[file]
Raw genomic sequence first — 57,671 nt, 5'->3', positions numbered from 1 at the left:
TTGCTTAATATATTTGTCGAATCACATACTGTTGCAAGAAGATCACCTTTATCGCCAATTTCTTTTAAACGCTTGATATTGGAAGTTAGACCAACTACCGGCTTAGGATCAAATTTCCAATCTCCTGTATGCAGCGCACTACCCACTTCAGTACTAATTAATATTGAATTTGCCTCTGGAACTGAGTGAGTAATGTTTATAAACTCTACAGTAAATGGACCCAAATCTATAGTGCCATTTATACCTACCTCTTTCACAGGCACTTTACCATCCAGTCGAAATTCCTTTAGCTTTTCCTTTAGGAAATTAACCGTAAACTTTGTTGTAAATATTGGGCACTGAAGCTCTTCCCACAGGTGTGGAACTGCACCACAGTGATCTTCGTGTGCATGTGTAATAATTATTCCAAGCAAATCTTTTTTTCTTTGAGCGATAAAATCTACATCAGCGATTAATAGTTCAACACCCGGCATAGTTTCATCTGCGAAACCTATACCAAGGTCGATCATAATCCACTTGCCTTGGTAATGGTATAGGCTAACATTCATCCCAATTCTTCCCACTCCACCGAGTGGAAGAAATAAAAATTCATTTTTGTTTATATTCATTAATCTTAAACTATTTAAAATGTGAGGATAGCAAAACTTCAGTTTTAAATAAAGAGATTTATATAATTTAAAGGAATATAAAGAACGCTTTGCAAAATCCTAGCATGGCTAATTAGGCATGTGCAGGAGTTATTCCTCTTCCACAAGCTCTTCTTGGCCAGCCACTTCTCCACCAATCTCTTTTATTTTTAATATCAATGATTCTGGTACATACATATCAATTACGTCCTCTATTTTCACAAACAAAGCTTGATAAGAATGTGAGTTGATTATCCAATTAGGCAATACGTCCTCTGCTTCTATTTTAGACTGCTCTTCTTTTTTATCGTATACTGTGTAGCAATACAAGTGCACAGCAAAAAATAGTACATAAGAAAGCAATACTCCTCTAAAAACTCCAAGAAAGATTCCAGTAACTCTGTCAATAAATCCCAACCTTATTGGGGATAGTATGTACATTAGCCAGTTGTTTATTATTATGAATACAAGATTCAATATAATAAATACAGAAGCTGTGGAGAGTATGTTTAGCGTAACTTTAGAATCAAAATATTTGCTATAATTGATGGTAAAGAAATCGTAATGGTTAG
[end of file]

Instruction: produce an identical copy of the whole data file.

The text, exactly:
Raw genomic sequence first — 57,671 nt, 5'->3', positions numbered from 1 at the left:
TTGCTTAATATATTTGTCGAATCACATACTGTTGCAAGAAGATCACCTTTATCGCCAATTTCTTTTAAACGCTTGATATTGGAAGTTAGACCAACTACCGGCTTAGGATCAAATTTCCAATCTCCTGTATGCAGCGCACTACCCACTTCAGTACTAATTAATATTGAATTTGCCTCTGGAACTGAGTGAGTAATGTTTATAAACTCTACAGTAAATGGACCCAAATCTATAGTGCCATTTATACCTACCTCTTTCACAGGCACTTTACCATCCAGTCGAAATTCCTTTAGCTTTTCCTTTAGGAAATTAACCGTAAACTTTGTTGTAAATATTGGGCACTGAAGCTCTTCCCACAGGTGTGGAACTGCACCACAGTGATCTTCGTGTGCATGTGTAATAATTATTCCAAGCAAATCTTTTTTTCTTTGAGCGATAAAATCTACATCAGCGATTAATAGTTCAACACCCGGCATAGTTTCATCTGCGAAACCTATACCAAGGTCGATCATAATCCACTTGCCTTGGTAATGGTATAGGCTAACATTCATCCCAATTCTTCCCACTCCACCGAGTGGAAGAAATAAAAATTCATTTTTGTTTATATTCATTAATCTTAAACTATTTAAAATGTGAGGATAGCAAAACTTCAGTTTTAAATAAAGAGATTTATATAATTTAAAGGAATATAAAGAACGCTTTGCAAAATCCTAGCATGGCTAATTAGGCATGTGCAGGAGTTATTCCTCTTCCACAAGCTCTTCTTGGCCAGCCACTTCTCCACCAATCTCTTTTATTTTTAATATCAATGATTCTGGTACATACATATCAATTACGTCCTCTATTTTCACAAACAAAGCTTGATAAGAATGTGAGTTGATTATCCAATTAGGCAATACGTCCTCTGCTTCTATTTTAGACTGCTCTTCTTTTTTATCGTATACTGTGTAGCAATACAAGTGCACAGCAAAAAATAGTACATAAGAAAGCAATACTCCTCTAAAAACTCCAAGAAAGATTCCAGTAACTCTGTCAATAAATCCCAACCTTATTGGGGATAGTATGTACATTAGCCAGTTGTTTATTATTATGAATACAAGATTCAATATAATAAATACAGAAGCTGTGGAGAGTATGTTTAGCGTAACTTTAGAATCAAAATATTTGCTATAATTGATGGTAAAGAAATCGTAATGGTTAG